How Many Baby Names is Too Many?

How Many Baby Names is Too Many?

Rosanna writes:

We’re expecting a baby boy, due in May, and our name crisis is twofold.

First of all, my partner and I are having a confidence crisis over the name we were previously set on – Leonardo, or Leo. We like Leo as a given name, but we’re not keen on shortened/nickname versions of a full name being put on the birth certificate. Leonardo would be there if our child wanted to use his full name later in life, and I liked how distinguished it sounds – and its catalogue of interesting namesakes!

However, I’m getting cold feet as we get closer to our due date. I’m starting to think that Leonardo is a bit of a mouthful and that we’d just never use it. The other name I would have used in a heartbeat is Theo/Theodore, but a co-worker recently used it for her baby boy, and I just don’t think I could use it for that reason.

There are only a few other names I like at this point. Oscar is one that my partner and I both like, but I don’t love it. And Lorcan is one that I really like, even love, but my partner isn’t keen on it at all!

The other part of our problem relates to middle names. We aren’t yet married, but have agreed that our baby will have both our surnames. We’d like to use Berry as a middle name, as it was my partner’s mother’s maiden name, and honors his much loved and missed grandparents. But I would also like our boy to have a first middle name – John – to honor my grandfather.

My partner thinks this would make our baby’s full name far too long, but I’m not so sure.

What do you think?

The Name Sage replies:

How many names is too many? That’s a great question, especially because the answer isn’t what it used to be.

I don’t think I knew another person my age with two middle names – or two last names – growing up in suburban America in the 80s. When I saw it in books, it was terribly exotic, reserved for aristocrats with titles like Comtesse or Landgravine.

Today, I know plenty of children with two surnames or two middle names – and a handful with both! The world has changed, and our naming conventions reflect that.

So is a name like Leonardo John Berry Williams Harrison too much? (Note: I’m making up last names for Rosanna and her partner.)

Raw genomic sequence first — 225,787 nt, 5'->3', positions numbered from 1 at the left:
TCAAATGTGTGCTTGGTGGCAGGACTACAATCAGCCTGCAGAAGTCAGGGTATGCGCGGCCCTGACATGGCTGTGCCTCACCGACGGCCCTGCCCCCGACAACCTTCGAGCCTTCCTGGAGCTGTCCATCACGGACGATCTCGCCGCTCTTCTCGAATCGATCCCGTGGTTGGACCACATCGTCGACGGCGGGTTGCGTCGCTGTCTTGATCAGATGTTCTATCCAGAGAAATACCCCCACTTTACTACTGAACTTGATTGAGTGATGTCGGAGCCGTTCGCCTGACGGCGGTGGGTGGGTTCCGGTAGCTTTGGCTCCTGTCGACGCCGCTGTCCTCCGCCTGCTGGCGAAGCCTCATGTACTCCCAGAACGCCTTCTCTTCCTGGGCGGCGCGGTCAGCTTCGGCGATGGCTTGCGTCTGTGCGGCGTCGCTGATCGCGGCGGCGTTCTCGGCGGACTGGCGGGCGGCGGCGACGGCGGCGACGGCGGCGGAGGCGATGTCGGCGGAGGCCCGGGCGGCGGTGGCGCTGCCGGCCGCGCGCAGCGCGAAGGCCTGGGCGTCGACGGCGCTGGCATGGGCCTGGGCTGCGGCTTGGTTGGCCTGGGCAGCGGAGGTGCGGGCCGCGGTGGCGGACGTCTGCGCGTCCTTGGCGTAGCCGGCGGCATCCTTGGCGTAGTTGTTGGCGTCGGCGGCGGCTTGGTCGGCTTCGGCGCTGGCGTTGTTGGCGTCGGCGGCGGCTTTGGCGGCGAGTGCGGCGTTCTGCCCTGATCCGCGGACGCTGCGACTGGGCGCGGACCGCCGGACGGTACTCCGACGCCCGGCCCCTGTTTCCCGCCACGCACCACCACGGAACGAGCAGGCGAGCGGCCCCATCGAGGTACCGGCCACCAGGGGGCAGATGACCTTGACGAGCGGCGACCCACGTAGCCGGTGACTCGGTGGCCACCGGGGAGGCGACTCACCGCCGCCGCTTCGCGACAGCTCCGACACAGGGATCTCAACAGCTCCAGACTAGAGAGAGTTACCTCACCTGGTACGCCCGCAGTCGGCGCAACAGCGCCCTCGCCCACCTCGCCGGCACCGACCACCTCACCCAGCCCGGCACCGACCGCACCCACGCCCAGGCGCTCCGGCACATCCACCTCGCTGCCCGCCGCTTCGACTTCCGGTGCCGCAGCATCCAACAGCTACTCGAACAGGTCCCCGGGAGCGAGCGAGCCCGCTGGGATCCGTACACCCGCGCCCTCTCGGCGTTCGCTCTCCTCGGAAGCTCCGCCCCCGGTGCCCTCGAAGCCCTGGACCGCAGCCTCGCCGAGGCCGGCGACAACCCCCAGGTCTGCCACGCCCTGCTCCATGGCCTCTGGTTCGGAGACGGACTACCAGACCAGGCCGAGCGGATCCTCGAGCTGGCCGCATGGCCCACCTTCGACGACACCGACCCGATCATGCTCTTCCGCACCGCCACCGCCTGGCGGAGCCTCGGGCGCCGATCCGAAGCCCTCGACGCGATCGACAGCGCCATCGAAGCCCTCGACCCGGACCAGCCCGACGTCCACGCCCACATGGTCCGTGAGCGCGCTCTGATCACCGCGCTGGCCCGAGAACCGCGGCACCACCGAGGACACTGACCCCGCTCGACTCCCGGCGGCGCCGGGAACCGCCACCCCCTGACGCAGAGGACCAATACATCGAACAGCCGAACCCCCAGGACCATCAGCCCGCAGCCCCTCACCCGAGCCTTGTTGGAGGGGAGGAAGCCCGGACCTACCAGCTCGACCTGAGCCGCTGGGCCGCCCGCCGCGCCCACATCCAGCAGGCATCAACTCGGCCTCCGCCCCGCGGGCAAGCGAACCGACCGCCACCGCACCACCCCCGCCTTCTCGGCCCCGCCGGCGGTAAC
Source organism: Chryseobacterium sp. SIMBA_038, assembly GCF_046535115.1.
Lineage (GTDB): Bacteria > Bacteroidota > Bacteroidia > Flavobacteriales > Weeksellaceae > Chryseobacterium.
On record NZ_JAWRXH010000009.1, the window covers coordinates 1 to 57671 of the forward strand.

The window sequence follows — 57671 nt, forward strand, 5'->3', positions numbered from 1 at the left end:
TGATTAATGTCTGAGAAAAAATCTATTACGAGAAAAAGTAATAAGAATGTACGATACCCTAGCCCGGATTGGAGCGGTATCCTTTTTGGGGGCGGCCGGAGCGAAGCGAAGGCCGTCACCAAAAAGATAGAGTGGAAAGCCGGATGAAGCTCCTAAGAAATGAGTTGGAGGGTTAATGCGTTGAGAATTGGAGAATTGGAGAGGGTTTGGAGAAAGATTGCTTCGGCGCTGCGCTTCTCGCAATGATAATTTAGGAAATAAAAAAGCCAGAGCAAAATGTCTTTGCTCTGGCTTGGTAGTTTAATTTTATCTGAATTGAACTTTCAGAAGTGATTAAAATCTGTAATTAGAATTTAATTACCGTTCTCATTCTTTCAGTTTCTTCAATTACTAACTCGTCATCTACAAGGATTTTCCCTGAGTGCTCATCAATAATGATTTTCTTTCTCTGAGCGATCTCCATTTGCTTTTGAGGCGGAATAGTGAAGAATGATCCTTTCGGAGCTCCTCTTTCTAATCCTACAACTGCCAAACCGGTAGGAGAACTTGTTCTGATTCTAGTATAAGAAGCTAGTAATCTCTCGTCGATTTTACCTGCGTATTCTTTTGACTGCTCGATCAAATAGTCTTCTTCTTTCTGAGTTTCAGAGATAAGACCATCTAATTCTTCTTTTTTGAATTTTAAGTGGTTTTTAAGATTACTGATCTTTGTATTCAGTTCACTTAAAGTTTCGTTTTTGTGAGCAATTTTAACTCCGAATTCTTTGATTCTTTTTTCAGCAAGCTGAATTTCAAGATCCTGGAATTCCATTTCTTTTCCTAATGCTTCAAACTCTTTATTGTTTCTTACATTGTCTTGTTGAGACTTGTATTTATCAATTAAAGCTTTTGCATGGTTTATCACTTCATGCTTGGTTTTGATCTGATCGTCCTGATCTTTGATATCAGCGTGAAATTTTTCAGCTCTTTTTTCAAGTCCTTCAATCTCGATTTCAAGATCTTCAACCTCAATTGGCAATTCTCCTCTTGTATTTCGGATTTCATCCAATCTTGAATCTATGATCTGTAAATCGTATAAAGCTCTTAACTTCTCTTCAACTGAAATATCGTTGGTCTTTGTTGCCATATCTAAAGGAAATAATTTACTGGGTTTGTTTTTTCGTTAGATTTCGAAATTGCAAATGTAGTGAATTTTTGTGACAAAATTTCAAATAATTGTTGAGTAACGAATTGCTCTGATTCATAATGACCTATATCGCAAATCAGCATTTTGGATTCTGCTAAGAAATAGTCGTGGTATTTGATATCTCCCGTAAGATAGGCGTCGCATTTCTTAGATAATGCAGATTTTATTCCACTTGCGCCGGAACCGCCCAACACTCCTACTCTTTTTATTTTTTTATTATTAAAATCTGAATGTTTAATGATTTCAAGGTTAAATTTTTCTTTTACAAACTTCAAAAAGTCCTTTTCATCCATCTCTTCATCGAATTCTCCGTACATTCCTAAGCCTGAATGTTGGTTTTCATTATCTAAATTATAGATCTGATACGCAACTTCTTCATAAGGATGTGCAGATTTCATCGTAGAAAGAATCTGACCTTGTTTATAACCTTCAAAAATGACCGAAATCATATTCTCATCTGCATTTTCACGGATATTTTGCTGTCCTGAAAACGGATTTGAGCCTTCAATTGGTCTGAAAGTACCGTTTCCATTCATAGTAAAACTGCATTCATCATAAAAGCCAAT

Most of the time he’d be known as plain ol’ Leo Harrison, which is a great name, and definitely not too much for a child or an adult to wear. In fact, the number of times he would have to introduce himself as anything other than Leo Harrison is pretty slim.

That argues for using the names that matter to you – even if it feels a little bit like overload on the rare occasion that you write out his full name.

But let’s assume that you really find the whole combination excessive, and can’t quite imagine filling out all of those names on a birth certificate or passport application.

The most obvious options are:

  • Choose a different first name, one that sidesteps the formal name/nickname problem. A few suggestions: Felix, Ezra, Jasper, Arlo, Hugo, and Rory. Or use just Leo. I tend to agree that Ollie really ought to be Oliver and Billy William, but Leo is very common as a formal name – not just in 2016, but throughout the ages.

  • Drop one of your honor names – either John or Berry – possibly reserving it for a future child.

  • Forgo using one of your surnames.

  • Those aren’t the only choices, of course. You might also creatively combine middles – Berryjohn? Or maybe drop John and Berry to find an honor name that ties together both of your family histories. You might even promote John from middle to first name, maybe by using a different form of the name – Jack or Ian, maybe?

    One way to make the decision might be this: should you ever find yourself expecting another child, would you have two more names that matter just as much as John and Berry? Because while I don’t see anything wrong with Leonardo John Berry Williams Harrison, I do think it’s a shame if his future sibling is plain Kate Williams Harrison, because all of the middles are taken.

    Assuming the answer is yes, I’d encourage you to use the full name, though perhaps choosing Leo over Leonardo to shorten it slightly and address your concerns that it is a mouthful.

    It will be longer than most children’s names by a syllable or three, but it won’t be so long as to be outlandish. (There are a number of people with more than two dozen names! Pablo Picasso had eleven, plus two surnames.)

    Let’s ask the readers what they think, and I’d love to hear from others who have been in similar situations.